Are zoos beneficial for the wild animals they captivate?


An elephant and a giraffe peacefully roaming in their zoo habitat.

Zoos have been around for millions of years. The idea of a place where you can observe many different animals all at once is simply not a new concept.

Even the rulers of Mesopotamia, China, and Rome kept animals in pens in their cities for the people’s entertainment. Later in history, this further encouraged the study of animals, which began zoological studies. 

However, the concept of zoos and intentionally captivating animals for guests’ pleasure has been a morally challenging question within the animal right’s world for a number of years. 

Putting aside all the enjoyment you may get from spending a fun day at the zoo, the animals behind the fence may not be enjoying the day as much as you are. 

I’ve grown up going to the zoo every so often, and, for an animal-lover like me, it’s quite an exciting experience. I love seeing the cuddly otters or the sleepy red panda and exclaiming how adorable they are.

This year for AP Biology, we took a trip to John Ball Zoo and had the opportunity to observe the animals throughout the day; we watched their behavior, habits, and movement as they roamed about their habitat.

Additionally, some zookeepers gave us behind the scenes tours of the aquarium and presented some animals’ typical enrichment schedules to us. 

Based on the descriptive plans and schedules they shared with us, John Ball Zoo does a very good job of keeping their animals nourished, enriched, and properly contained in their specially designed habitats. 

Unfortunately, this is not often the case with every institution that houses wild and exotic animals. 

According to the Adelaide Zoo Education Service, the four main goals of zoos are conservation, education, research, and restoration. Above all, they exist to save animals from extinction. 

This is a superb concept that comes with good intentions. However, all of the pieces and parts of a zoo come together to create a much more complicated system that undeniably has a few hiccups.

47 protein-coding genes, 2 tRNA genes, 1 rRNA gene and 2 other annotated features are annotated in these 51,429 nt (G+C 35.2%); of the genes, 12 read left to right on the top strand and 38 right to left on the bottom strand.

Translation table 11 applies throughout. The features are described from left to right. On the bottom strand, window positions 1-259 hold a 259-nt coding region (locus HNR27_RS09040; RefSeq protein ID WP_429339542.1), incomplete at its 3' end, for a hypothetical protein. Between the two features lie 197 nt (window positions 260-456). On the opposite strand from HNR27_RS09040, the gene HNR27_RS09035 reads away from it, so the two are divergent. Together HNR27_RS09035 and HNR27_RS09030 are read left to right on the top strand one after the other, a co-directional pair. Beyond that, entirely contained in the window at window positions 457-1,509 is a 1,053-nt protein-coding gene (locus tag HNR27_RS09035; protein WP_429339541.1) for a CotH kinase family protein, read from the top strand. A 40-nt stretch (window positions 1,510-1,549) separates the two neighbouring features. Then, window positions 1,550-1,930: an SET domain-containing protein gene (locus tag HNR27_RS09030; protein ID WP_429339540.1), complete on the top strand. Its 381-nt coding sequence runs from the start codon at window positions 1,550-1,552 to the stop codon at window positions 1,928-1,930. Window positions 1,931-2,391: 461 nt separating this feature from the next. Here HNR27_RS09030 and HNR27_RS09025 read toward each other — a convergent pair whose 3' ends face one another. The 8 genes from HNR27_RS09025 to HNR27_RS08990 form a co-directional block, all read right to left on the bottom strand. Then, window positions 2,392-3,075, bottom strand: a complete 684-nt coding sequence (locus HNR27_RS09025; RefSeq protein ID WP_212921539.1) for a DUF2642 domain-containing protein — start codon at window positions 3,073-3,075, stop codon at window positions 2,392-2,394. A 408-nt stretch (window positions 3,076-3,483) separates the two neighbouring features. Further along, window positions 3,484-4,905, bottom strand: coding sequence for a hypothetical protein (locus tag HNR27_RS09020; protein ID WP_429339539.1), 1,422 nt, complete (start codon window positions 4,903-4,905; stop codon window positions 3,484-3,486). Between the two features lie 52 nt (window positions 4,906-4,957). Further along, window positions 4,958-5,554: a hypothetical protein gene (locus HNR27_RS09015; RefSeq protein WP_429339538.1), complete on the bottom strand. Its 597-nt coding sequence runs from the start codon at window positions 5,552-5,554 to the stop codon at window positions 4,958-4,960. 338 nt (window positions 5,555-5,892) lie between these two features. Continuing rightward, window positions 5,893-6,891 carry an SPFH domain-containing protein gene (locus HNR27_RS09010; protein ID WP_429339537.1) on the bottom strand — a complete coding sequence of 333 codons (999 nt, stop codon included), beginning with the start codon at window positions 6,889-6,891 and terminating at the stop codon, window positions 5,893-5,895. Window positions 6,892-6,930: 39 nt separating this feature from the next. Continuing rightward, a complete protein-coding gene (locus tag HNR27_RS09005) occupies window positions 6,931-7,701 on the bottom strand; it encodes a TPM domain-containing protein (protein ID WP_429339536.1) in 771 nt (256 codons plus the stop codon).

For one, animals that make their home in one zoo location can be traded or sold to another zoo in a matter of weeks. Animals bond with others of the same species that they share a habitat with, and it can be mentally scarring for an animal to be uprooted and taken away from those of their kind. 

This is a superb concept that comes with good intentions. However, all of the pieces and parts of a zoo come together to create a much more complicated system that undeniably has a few hiccups.

Moreover, when animals in zoos breed and create the adorable baby animals we all love so much, it brings in a great deal of revenue for the zoo, as people come to see the new additions. However, the babies are usually only kept with their parents until they are old enough to be sold or traded to other cities that desire to have that animal featured in their zoo. 

The sad reality of a mother not getting the decision to keep her baby is unfortunately a part of the necessary cycle that zoos must go through to keep themselves up and running.

Zoos do pose problems in the animal rights world, due to the fact that they capture, confine, and breed wild animals who can’t speak for themselves. 

But once again, the intentions are often pure. By taking in an animal that is at risk of dying in its own natural habitat, the zoo can rehabilitate it, make sure it gets the nourishment it needs, and then use the animal for teaching and research. 

Zoos tend to have each and every animal’s best interests in mind; it’s just a matter of how they handle the care and keeping of the animals that can become concerning.